It would also be helpful if we could shift some emphasis away from peer-reviewed publications toward less traditional products like well-documented models, data and code. More appreciation should be given to the reviewers themselves by acknowledging their efforts and giving them credit. Journals should encourage open, collaborative reviewing rather than blind reviews that breed competition and suppression of new ideas. There is an obvious need for new award and credit systems that would stimulate sharing and teamwork rather than direct personal gain. Again there is much to learn from the experience in licensing that is available from the open source community.
The development of appropriate supporting infrastructure, licenses and standards can certainly affect the collaborative behavior of participants. There is evidence for this in how infrastructure for user-generated content has revolutionized development and access to information through social networks, in efforts like Wikipedia and Myspace. Here again there is much to learn from the open source community. At the same time there is clear evidence that the reward system for research is already changing. The Nobel Prize awarded to the Intergovernmental Panel on Climate Change (IPCC) team is probably the first time such a large group was acknowledged, and is a tangible indicator that some challenging science questions are now inaccessible without huge teams that work in collaboration.
Funding agencies could certainly help by further supporting and encouraging community research, but this may take a long time. The model adopted by SESYNC is unique and holds much promise. It already largely depends on voluntary contributions of scientists, who do all the work on their own, at their own cost, with support provided only for communication – remotely through web services, and in-person during a small number of meetings with travel paid for.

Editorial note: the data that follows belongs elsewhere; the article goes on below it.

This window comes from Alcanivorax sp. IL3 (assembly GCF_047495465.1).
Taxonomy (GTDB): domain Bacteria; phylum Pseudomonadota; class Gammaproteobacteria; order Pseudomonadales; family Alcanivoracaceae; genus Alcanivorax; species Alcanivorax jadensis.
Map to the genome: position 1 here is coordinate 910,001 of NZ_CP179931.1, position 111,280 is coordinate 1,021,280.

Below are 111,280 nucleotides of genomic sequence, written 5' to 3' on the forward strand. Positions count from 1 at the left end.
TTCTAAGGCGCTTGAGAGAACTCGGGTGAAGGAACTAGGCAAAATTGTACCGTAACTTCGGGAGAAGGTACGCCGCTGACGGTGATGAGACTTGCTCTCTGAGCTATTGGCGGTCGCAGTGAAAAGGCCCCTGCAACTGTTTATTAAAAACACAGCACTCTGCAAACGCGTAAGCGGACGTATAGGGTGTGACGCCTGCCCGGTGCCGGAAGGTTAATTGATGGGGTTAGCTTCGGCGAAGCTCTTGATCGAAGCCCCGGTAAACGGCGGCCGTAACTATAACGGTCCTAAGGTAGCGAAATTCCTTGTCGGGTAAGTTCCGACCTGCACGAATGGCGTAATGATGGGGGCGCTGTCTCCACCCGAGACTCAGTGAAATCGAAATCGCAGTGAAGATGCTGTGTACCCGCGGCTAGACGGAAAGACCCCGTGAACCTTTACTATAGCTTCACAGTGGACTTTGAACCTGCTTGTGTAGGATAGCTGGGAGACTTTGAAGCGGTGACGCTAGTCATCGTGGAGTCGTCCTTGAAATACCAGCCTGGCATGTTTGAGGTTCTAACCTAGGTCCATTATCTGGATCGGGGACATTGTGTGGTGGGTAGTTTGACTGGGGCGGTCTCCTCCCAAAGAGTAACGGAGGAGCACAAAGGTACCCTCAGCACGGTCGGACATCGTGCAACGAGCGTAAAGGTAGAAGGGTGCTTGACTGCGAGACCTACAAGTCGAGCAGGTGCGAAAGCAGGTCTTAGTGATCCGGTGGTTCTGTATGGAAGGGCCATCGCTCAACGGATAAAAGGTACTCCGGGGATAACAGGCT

What other initiatives are out there that could be built on?
The post is based on some ideas that previously appeared in:
Voinov, A.A., et al., (2010). A Community Approach to Earth Systems Modeling. EOS, Transactions. American Geophysical Union, 91, 13: 117–124.
Voinov, Alexey. (2008). Systems Science and Modeling for Ecological Economics. Academic Press (Chapter 9).
Biography: Alexey Voinov PhD is Professor of Spatio-Temporal Systems Modeling for Sustainability Science at the University of Twente Faculty for Geo-information Science and Earth Observation in the Netherlands. His academic and teaching interests evolve around spatial dynamic modeling of ecosystems and sustainability science in application to decision support and policy making. In particular he is interested in integrated modeling and participatory modeling, integrated assessment, systems analysis in ecology and economics, energy and natural resources, with applications in watershed management, agroecology, energy policy. He is a keen advocate of stakeholder involvement in modeling and decision making. He is a Principal Investigator of the Participatory Modeling Pursuit funded by the National Socio-Environmental Synthesis Center (SESYNC).